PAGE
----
Knowing Apple, there's a chance that some of its more advanced AI features will require an iCloud subscription – or that it'll at least use iCloud features to make that subscription more compelling.
Alongside boosted security features and the automated organization of your cloud-based files, a universal Search function that worked seamlessly across both your iPhone and iCloud files would be a powerful combination, particularly if it worked better than using a third-party cloud storage provider.
4. The Camera app becomes your creative muse
The handy Visual Look Up tool in iOS 17, which helps you identify plants, animals and laundry tags in images, shows how much Apple is pushing machine learning on the iPhone. But that's clearly just the start and iOS 18 could start to push this concept much further.
Right now, a lot of Apple's computer vision features are focused on functional things like subject-tracking in video and text recognition, which allows words in images to appear in your search results. But Apple could also add generative AI to the mix to help you use the real-world as a starting point for your creative ideas.
We can already make stickers from our photos, but what if you could use these to generate related logos, designs and more in the Freeform app just using natural language descriptions? Our phone cameras could soon become even more creative tools, beyond just memory catchers. Particularly now that iPhones can shoot in 3D.
5. Apple Music takes it to Spotify
Another big focus of Apple's generative AI push, according to a separate Bloomberg story, is Apple Music. According to the report, Eddy Cue (Apple's SVP of Services) is heading a group that's "exploring new features for Apple Music" that include "auto-generated playlists".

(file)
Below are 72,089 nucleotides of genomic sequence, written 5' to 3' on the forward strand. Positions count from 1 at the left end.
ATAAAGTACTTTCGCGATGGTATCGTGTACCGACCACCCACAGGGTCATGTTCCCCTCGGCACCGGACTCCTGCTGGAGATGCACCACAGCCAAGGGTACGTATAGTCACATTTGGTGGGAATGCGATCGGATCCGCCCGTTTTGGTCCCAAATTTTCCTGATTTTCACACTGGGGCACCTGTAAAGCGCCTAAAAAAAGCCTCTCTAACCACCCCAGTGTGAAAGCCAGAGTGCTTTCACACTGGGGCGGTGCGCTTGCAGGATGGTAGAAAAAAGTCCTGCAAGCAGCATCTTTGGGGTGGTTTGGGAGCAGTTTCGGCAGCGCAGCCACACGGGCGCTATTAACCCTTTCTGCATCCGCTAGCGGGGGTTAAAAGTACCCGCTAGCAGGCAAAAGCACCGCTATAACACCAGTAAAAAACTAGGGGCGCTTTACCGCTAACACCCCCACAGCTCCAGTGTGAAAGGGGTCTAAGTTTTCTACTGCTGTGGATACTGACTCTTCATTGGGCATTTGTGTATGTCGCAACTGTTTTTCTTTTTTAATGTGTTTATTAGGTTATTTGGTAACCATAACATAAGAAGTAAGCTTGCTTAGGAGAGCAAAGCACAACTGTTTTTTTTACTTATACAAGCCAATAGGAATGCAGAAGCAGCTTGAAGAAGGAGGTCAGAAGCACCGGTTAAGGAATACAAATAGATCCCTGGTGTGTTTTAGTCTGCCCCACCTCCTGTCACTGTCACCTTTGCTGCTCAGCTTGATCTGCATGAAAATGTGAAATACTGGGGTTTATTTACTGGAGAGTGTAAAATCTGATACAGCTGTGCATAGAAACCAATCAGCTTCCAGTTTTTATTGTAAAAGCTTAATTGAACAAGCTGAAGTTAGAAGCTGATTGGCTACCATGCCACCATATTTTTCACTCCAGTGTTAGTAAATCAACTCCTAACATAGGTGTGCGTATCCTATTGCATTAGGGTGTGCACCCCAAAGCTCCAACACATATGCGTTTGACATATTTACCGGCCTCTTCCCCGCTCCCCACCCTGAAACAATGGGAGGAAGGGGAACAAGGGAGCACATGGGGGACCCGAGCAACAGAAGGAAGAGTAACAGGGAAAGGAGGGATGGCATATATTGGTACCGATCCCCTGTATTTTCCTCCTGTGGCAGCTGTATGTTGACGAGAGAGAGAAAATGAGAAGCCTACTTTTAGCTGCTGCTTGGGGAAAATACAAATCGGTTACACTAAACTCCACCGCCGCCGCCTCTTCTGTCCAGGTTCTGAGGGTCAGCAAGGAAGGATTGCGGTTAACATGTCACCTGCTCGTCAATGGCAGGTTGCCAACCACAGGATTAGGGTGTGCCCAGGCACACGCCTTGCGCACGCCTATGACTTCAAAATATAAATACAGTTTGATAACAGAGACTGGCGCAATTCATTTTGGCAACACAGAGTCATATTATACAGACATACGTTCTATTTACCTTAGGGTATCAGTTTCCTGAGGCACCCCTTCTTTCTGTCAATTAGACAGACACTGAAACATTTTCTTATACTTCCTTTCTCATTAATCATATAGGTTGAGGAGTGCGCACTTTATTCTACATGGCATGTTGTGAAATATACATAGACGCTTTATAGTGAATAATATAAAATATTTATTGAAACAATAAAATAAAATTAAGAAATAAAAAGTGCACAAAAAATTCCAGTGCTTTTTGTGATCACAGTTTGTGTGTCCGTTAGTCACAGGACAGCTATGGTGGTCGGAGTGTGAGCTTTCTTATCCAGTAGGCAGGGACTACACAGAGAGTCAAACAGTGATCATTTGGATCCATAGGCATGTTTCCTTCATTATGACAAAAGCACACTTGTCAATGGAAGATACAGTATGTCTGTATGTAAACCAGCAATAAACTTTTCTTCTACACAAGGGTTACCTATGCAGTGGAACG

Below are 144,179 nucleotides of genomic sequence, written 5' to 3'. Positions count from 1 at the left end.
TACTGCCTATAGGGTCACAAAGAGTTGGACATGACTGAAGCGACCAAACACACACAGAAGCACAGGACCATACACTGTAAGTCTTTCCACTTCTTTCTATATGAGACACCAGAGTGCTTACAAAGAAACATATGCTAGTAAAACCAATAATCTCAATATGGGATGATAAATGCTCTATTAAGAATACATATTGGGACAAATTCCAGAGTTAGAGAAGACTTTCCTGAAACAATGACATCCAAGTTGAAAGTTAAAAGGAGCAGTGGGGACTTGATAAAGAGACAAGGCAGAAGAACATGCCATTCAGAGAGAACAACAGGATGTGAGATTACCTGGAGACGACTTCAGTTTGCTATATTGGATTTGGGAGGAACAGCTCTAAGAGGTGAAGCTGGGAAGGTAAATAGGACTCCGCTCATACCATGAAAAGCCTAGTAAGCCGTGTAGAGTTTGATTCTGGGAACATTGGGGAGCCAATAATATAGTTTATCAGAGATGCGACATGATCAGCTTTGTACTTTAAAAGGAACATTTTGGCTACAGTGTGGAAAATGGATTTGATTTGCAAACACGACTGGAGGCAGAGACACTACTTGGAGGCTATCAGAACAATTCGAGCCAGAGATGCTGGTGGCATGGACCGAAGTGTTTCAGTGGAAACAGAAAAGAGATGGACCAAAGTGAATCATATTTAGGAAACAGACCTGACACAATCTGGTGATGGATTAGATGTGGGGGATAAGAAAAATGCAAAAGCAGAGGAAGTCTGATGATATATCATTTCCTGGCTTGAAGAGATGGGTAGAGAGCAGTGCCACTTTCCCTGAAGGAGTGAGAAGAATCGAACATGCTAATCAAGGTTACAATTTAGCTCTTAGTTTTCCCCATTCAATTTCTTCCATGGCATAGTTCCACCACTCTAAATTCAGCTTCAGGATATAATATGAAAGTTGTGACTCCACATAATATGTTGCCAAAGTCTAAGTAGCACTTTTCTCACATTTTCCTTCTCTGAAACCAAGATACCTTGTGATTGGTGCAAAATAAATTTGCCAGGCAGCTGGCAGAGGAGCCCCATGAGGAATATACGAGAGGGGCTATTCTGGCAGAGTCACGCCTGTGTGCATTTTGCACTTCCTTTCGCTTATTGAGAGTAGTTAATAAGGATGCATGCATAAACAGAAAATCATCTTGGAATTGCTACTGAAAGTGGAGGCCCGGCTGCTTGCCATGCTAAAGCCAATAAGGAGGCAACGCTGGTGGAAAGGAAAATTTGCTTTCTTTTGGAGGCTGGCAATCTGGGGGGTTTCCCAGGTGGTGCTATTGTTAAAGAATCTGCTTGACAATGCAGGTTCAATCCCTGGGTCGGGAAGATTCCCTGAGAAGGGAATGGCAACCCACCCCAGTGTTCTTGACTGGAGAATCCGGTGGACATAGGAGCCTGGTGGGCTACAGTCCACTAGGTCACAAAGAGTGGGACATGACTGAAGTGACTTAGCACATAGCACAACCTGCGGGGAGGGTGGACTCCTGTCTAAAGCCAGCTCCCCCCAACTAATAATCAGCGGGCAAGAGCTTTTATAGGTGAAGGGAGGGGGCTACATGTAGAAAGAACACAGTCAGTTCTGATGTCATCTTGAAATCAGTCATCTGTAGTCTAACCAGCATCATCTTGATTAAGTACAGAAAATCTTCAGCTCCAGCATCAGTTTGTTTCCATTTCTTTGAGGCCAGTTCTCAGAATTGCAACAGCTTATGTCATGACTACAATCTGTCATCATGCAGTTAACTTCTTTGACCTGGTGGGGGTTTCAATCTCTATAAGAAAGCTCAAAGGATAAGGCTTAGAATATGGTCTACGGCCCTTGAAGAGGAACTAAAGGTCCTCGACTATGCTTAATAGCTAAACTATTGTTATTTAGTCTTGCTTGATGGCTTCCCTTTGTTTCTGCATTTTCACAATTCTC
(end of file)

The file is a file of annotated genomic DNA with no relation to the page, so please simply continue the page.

This would merely see Apple catching up with Spotify, which would be disappointing but not unlikely given how strangely conservative Apple Music is with new features. But Apple could use on-device AI to make its music streaming app a more compelling option, including a better version of Spotify's AI DJ, a more powerful version of Apple Music Sing and improvements to its Discovery Station.
Perhaps further down the line, when more artists license their voices for AI-generated music, we'll get some exciting integration with GarageBand, but that's probably a little further off than iOS 18.
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Mark is TechRadar's Senior news editor. Having worked in tech journalism for a ludicrous 17 years, Mark is now attempting to break the world record for the number of camera bags hoarded by one person. He was previously Cameras Editor at Trusted Reviews, Acting editor on Stuff.tv, as well as Features editor and Reviews editor on Stuff magazine. As a freelancer, he's contributed to titles including The Sunday Times, FourFourTwo and Arena. And in a former life, he also won The Daily Telegraph's Young Sportswriter of the Year. But that was before he discovered the strange joys of getting up at 4am for a photo shoot in London's Square Mile.